Referring to FIG. 1 (the organic EL device 510), FIG. 2 (the organic EL device 400), FIG. 3 (the organic EL device 520) and FIG. 4 (the organic EL device 530), onto the anode 310, Dipyrazino[2,3-f:2,3-]quinoxaline-2,3,6,7,10,11-hexacarbonitrile (HAT-CN) may be applied to form a hole injection layer (HIL) 320 having a thickness of about 20 nm. Onto the HIL 320, N,N-Bis(naphthalene-1-yl)-N,N-bis(phenyl)-benzidine (NPB) may be applied to form a hole transporting layer (HTL) 330 having a thickness of about 110 nm.

Referring to FIG. 1 to FIG. 4, onto the HTL 330, an emissive layer (EML) 340E or an emissive layer (EML) 340 may be formed to have a thickness of about 30 nm. 14,14-dimethyl-11-(3-(pyren-1-yl)phenyl)-14H-indeno[1,2-b]triphenylene (H1) may be applied to form a host H1 of an emissive layer 340E of FIG. 1, an emissive layer 340 of FIG. 4 and an emissive layer 340 of FIG. 2. Referring to FIG. 1, the emissive layer 340E may further comprise the organic compound 340C as a dopant, also a blue guest of the emissive layer 340E. Referring to FIG. 2, the emissive layer 340 may further comprise N1,N1,N6,N6-tetra-m-tolylpyrene-1,6-diamine as a dopant, also a blue guest of the emissive layer 340E.

Referring to FIG. 1 to FIG. 4, onto the EML 340E or EML 340, 2,4-di([1,1′:3′,1″-terphenyl]-5′-yl)-6-(14,14-dimethyl-14H-indeno[1,2-b]triphe nylen-12-yl)-1,3,5-triazine (HB1) may be applied to form a hole blocking layer (HBL) 350 having a thickness of about 10 nm.

Referring to FIG. 1 to FIG. 3, onto the HBL 350, 8-hydroxyquinolato-lithium (Liq) may be applied to co-deposit with 2-(naphthalen-1-yl)-9-(4-(1-(4-(10-(naphthalen-2-yl)anthracen-9-yl)phenyl)-1H-benzo[d]imidazol-2-yl)phenyl)-1,10-phenanthroline (ET1) at a ratio of 1:1 as the electron transporting layer 360ET, which having a thickness of about 30 nm. The organic compound 360C may be applied to co-deposit with 8-hydroxyquinolato-lithium (Liq) at a ratio of 1:1 as an electron transporting material, thereby forming an electron transporting layer 360ET of the organic EL device 530 (FIG. 4).

Referring to FIG. 1 to FIG. 4, the organic EL device 510, 520, 530 or 400 may further comprise a low work function metal, such as Al, Mg, Ca, Li or K, as a cathode 380 by thermal evaporation. The cathode 380 having a thickness of about 120 nm may help electrons injecting the electron transporting layer 360 or 360ET from cathode 380. Between the cathode 380 (e.g., Al in Table 1, 3 or 5) and the electron transporting layer 360 or 360ET, a thin electron injecting layer (EIL) 370 of Liq is introduced. The electron injecting layer (EIL) 370 has a thickness of about 1 nm is to reduce the electron injection barrier and to improve the performance of the organic EL device 510, 520, 530 or 400. The material of the electron injecting layer 370 may alternatively be metal halide or metal oxide with low work function, such as LiF, MgO, or Li2O.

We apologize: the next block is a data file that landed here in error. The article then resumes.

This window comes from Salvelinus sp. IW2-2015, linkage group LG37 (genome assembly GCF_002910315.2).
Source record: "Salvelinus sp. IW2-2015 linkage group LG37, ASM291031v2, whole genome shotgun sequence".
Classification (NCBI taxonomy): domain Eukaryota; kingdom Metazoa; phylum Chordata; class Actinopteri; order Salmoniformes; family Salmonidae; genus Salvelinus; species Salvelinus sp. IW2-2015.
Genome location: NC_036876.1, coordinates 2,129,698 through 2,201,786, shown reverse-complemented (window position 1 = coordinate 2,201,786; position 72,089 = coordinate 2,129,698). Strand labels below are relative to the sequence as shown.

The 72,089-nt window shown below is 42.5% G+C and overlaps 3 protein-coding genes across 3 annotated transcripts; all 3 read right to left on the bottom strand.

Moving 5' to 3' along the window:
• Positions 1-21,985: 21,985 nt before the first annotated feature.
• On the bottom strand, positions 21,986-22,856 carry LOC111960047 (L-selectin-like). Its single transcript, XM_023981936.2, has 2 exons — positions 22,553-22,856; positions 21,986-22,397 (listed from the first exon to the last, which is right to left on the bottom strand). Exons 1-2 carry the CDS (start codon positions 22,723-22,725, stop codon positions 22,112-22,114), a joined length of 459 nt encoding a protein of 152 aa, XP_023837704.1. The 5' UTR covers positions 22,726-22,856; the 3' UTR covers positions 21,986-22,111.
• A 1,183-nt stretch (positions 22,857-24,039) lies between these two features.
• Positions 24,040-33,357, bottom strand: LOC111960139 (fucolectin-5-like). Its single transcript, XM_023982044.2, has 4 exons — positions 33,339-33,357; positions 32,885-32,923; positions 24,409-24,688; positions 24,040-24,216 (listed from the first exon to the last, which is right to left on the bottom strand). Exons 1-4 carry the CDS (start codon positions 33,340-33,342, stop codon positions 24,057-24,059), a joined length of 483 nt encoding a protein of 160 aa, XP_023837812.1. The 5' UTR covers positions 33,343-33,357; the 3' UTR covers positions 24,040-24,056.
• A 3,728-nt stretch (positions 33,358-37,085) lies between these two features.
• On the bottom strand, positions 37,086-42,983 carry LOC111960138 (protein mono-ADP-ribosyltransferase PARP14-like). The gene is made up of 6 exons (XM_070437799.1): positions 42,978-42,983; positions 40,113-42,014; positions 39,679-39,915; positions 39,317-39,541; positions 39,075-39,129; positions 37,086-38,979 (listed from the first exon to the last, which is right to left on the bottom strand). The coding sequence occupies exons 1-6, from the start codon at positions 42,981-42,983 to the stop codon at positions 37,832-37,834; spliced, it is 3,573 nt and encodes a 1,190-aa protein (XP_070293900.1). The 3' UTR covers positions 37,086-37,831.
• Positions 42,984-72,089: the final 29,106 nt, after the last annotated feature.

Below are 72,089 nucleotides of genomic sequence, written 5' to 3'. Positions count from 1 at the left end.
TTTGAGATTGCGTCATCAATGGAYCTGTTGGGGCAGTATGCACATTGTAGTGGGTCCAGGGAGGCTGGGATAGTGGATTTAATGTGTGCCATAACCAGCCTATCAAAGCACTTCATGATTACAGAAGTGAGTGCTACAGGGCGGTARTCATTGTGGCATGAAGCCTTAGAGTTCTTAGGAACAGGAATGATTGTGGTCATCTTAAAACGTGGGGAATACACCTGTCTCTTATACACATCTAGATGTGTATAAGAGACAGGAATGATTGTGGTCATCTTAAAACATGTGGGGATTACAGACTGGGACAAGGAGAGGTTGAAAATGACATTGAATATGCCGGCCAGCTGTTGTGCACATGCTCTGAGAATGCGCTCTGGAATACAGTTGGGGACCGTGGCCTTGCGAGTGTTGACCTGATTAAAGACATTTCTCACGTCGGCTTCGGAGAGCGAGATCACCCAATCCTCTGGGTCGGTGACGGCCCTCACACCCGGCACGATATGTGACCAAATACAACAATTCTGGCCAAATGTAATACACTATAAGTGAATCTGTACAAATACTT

Table 1 shows the layer thickness and materials of the organic EL device 510 (FIG. 1) or 400 (FIG. 2).

TABLE 1 Device layer thickness Layer Material Thickness (nm) Cathode Al 160 EIL Liq 1 ETL ET1:Liq (50%) 30 HBL HB1 10 EML H1:340C or D1(5%) 30 HTL NPB 110 HIL HAT-CN 20 Anode ITO substrate 120~160

The organic compounds Liq, ET1, HB1, H1, D1, NPB and HAT-CN for producing the organic EL device 400 or 510 in this invention may have the formulas as follows:

To those organic EL devices of FIG. 1 and FIG. 2, EL spectra and CIE coordination are measured by using a PR650 spectra scan spectrometer. Furthermore, the current/voltage, luminescence/voltage, and yield/voltage characteristics are taken with a Keithley 2400 programmable voltage-current source. The above-mentioned apparatuses are operated at room temperature (about 25° C.) and under atmospheric pressure.